Thursday, 1 April 2010

Austrian Cardinal's "Truth & Reconciliation" Move

Around the world, leading bishops are having to face difficult decisions on how best to respond to the gathering storm of anger over church abuse, globally and in their own countries. On the one hand, many bishops are participating in a clearly orchestrated response to the global crisis by defending the record of Benedict XVI, often by attacking the motives of the critics. On the other, some braver and more perceptive clerics are simultaneously warning of the urgency required for a more thoroughgoing reform and cleansing of the church itself, in its institutions and practices.
Whatever their stance on the global problem, all have to deal also with the local issues, which vary dramatically from country to country, from Ireland, where the head of the church remains under intense pressure to resign, to the UK and Canada, where claims have been made that reforms introduced years ago have effectively eliminated the problem. The response that I like best, however, was that of the Austrian Cardinal Christoph Schoenborn, who has applied an approach which reminds me of the principle behind the South African experience of a Truth and Reconciliation Commission, and which I recommended many months ago as an appropriate response from the Church - he has held a service in the Viennese cathedral, in which people were invited to speak of their experiences, and to share their hurt and anger. (Earlier, Cardinal Schoenborn was one of the first to state publicly that the crisis required the Church to start to ask some hard questions about its rules and procedures)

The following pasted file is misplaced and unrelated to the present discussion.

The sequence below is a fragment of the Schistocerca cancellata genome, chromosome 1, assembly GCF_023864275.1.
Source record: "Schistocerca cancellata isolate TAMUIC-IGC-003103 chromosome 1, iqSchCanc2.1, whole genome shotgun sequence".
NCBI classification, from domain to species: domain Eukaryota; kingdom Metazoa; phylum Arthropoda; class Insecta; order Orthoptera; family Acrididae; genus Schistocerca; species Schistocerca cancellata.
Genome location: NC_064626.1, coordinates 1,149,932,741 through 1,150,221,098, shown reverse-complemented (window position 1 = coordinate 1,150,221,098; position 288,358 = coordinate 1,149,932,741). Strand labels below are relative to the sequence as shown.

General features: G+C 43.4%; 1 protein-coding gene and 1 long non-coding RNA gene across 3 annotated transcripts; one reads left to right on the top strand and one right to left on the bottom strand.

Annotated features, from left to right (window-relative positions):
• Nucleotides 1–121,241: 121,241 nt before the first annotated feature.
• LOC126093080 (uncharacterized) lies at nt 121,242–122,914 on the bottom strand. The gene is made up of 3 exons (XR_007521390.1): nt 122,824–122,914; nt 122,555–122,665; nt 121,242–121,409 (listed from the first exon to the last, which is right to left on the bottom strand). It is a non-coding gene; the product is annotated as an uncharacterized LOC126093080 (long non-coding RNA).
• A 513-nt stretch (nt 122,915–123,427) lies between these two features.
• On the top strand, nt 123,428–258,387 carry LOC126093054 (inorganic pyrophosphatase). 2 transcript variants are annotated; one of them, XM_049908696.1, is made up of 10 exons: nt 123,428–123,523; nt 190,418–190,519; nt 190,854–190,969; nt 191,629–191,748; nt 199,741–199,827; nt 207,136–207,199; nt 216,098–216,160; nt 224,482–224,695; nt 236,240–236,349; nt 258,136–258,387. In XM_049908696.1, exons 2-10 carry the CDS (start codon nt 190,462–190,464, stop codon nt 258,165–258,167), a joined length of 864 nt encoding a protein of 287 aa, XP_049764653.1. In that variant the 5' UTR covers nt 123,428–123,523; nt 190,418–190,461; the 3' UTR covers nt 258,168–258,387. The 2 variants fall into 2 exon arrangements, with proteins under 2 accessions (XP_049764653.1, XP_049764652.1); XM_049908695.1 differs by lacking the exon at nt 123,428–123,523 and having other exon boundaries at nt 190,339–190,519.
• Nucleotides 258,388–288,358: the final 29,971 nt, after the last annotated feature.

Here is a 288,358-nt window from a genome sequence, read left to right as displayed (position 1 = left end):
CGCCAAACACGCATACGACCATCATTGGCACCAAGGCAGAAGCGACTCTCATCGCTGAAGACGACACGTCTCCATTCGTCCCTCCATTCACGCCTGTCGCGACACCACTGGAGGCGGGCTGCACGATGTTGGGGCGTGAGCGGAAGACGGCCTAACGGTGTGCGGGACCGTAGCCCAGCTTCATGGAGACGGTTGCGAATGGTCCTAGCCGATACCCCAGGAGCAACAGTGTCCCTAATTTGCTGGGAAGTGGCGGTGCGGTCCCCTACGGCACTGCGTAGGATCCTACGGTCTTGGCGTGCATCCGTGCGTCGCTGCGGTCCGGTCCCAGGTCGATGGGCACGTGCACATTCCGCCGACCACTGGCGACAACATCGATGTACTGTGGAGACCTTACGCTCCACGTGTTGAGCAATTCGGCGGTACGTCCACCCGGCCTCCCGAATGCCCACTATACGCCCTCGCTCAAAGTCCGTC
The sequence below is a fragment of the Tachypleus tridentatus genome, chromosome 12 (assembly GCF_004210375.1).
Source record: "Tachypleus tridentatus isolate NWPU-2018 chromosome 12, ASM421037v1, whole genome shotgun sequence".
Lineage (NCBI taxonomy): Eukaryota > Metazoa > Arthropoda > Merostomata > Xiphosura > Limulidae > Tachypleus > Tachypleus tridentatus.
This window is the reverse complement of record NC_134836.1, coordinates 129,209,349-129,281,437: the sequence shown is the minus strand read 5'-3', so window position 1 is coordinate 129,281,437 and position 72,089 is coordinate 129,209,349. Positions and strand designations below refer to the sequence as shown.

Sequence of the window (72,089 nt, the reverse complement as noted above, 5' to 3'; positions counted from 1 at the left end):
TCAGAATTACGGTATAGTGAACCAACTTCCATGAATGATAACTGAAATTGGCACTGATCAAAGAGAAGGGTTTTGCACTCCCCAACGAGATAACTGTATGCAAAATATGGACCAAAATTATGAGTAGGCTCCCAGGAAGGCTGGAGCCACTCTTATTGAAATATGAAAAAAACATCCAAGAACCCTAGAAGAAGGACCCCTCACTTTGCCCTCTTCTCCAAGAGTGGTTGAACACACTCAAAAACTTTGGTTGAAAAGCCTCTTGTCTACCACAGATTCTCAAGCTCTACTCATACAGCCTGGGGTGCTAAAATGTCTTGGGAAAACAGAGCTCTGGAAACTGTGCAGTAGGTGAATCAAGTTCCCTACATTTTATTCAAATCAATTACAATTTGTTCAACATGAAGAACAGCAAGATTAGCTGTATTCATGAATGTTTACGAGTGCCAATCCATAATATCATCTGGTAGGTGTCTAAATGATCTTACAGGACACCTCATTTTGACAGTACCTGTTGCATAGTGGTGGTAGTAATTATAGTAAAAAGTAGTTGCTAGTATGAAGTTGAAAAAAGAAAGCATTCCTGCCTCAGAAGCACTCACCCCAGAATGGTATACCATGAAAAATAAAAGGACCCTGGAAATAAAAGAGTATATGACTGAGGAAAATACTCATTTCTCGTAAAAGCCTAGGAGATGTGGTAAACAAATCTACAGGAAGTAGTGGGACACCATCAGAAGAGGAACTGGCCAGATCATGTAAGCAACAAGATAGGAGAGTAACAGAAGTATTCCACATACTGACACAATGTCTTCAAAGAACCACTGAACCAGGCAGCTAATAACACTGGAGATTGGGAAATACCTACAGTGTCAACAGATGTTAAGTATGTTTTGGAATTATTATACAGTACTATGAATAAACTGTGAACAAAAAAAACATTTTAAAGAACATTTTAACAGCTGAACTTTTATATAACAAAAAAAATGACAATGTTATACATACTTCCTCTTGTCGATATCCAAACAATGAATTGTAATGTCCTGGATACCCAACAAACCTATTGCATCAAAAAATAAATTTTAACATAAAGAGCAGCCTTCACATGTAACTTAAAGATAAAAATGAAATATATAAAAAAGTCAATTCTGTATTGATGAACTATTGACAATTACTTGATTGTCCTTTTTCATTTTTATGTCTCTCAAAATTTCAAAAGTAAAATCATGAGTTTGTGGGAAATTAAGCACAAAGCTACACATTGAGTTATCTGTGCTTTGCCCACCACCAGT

Austrian cardinal acknowledges church guilt in abuse scandal, thanks victims for coming forward

VIENNA (AP) - In a surprisingly strong attempt to make amends, a prominent Austrian cardinal has acknowledged church guilt in a sex abuse scandal involving Catholic clergy.During a somber service Wednesday in Vienna's famous St. Stephen's Cathedral, Christoph Schoenborn, a close confidante of Pope Benedict XVI, also thanked victims for breaking their silence.

Schoenborn said some in the church took advantage and destroyed the trust of children, were sexually violent and considered the image of the church most important.

The strong language was contained in a confession he read together with Veronika Prueller-Jagenteufel, a theologian.

Schoenborn, who serves as archbishop of Vienna, also openly addressed attempts to cover up abuse, saying silence "occurred far too often" in the past.

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